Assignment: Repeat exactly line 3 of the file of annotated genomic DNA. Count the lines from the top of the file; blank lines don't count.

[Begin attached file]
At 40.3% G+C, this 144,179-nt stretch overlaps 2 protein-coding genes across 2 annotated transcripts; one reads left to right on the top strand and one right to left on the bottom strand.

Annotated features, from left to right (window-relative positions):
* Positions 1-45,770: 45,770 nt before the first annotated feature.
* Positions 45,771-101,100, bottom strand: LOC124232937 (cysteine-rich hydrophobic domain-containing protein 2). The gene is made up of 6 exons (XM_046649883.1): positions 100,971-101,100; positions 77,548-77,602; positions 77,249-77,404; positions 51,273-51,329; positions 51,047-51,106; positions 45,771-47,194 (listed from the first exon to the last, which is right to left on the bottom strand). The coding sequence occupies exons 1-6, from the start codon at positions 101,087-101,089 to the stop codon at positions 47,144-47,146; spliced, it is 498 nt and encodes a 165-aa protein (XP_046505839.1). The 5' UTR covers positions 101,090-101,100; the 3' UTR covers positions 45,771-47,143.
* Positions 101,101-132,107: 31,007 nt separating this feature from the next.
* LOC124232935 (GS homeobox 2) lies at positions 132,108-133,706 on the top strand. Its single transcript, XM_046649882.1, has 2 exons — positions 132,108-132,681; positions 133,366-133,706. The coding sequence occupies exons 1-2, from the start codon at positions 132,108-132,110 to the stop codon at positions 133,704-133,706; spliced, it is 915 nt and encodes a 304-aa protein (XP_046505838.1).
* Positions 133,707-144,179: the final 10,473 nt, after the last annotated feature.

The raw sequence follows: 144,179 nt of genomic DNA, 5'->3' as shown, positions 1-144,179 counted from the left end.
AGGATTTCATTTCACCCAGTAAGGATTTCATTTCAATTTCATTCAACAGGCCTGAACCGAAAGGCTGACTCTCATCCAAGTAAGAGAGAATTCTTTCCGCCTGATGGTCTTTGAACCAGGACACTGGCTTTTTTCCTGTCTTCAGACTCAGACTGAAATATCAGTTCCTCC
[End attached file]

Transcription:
* Positions 1-45,770: 45,770 nt before the first annotated feature.